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Today I'm going to tell all you beginners out there what to avoid when buying coral. Here are the three types you should TOTALLY avoid when just starting out in the hobby!
Potentially invasive corals include Greenstar polyps, Xenia, Anthelia, Yellow polyps, and the brown/green Generic Palys corals. I wanted to start with this list of corals because they can be both good and bad corals for beginners to buy. These corals are extremely hardy, very fast-growing, and usually very cheap. Which is why they can be great corals for beginners setting up their first saltwater tank. However, usually these corals are so hardy, so fast-growing, and so cheap that before you know it, your tank will be covered in them! And you're never really going to be able to get back the real estate of the rocks that you initially put these corals on. They're also going to take out and grow over your more prized corals that you placed them next to. Now, some people hate corals like Greenstar polyps and Xenia, but personally I love them. In fact, I like all of the corals that I mentioned as potentially invasive corals. They're beautifully colored, they add sweet movement to the tank, and they'll usually get beginners to fall in love with the hobby and get really addicted. However, you need to isolate these and put them on their own rock or in the sand bed as some kind of island so that they can’t spread. I'm putting them on this list only because so many people say you should totally avoid these kinds of corals altogether. However, I encourage you to get corals like this. Just make sure that you're ready to control them and you keep an eye on them!
This coral has a terrible reputation in the aquarium industry, and it's because it usually doesn't live past a year, even under the care of experts. It's extremely beautiful and very tempting to buy, which is why it's a very common rookie's mistake to buy one and have it die within a week. Some people have recently had better success propagating them, but this is only with certain species and colors that are usually aquacultured. They’re still a moderately difficult coral to care for and require intensive research and feeding. This is why if you're new to the saltwater aquarium hobby, I highly suggest you resist the urge to take on the challenge that many call the flowerpot coral.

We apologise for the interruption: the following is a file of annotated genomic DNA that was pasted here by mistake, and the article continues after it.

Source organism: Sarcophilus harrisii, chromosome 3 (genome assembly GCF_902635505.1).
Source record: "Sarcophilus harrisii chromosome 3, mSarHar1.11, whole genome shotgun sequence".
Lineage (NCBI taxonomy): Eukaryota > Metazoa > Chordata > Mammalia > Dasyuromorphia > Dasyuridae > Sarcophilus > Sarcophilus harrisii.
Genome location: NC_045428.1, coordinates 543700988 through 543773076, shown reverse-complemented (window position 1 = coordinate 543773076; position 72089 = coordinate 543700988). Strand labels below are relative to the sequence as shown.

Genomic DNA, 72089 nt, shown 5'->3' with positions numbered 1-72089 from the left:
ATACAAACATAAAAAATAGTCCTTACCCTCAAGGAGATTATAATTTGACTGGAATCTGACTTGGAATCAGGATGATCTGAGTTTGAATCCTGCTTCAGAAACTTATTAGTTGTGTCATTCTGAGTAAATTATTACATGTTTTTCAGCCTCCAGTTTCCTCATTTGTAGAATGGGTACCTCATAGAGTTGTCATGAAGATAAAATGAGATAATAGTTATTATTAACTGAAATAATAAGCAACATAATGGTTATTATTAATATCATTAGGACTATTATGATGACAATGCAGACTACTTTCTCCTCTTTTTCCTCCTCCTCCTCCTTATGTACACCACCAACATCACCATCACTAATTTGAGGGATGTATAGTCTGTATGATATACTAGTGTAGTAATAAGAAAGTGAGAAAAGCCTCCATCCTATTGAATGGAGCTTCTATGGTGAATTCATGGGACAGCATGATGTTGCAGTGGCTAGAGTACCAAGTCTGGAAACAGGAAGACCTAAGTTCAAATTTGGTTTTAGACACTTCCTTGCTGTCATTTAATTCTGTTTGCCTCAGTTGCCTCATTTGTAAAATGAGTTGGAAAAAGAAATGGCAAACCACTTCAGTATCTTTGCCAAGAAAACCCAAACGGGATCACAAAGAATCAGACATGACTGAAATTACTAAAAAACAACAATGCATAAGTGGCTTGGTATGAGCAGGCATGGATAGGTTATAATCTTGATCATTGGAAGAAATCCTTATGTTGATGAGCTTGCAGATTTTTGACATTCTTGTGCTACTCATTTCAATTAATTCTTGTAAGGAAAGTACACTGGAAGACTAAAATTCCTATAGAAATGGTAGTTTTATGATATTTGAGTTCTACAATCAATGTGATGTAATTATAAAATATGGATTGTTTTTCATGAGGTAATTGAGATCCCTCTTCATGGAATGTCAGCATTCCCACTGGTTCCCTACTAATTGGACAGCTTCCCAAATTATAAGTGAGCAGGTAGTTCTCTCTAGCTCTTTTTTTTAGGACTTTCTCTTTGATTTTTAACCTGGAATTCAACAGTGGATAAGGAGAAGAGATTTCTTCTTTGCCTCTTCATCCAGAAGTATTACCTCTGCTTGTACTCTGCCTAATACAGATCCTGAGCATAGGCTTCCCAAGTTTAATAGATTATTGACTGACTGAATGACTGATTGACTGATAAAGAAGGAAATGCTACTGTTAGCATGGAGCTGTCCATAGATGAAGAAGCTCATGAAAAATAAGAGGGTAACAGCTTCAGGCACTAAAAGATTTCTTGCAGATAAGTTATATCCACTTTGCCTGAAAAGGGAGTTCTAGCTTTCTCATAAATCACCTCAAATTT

These include Sea Fans, Gorgonians, Chili corals, and sun corals. Since these corals cannot create energy from the lights in your aquarium, they must be fed three times a day. With all of this feeding, a really good filtration system needs to be in place to keep your water parameters in check. These kinds of corals require special attention and tedious work, so if you're a beginner in the aquarium hobby, I would totally avoid these kinds of corals.
Here are a couple extra tips to remember when buying coral. There are four types of coral: soft coral, LPS coral, SPS coral, and NPS coral. Most people will agree that they rank in this order from easiest to hardest to care for.
NPS Coral (hardest)
Soft Coral (easiest)
I highly suggest that beginners start with some easy and basic soft corals and work their way up. There are some good LPS corals for beginners, but I highly advise against beginners jumping right into SPS corals like Acropora corals because they require very special and pristine water parameters.
Remember to research any coral before you buy it! It only takes two minutes to pull out your smartphone and double-check your aquarium store’s advice!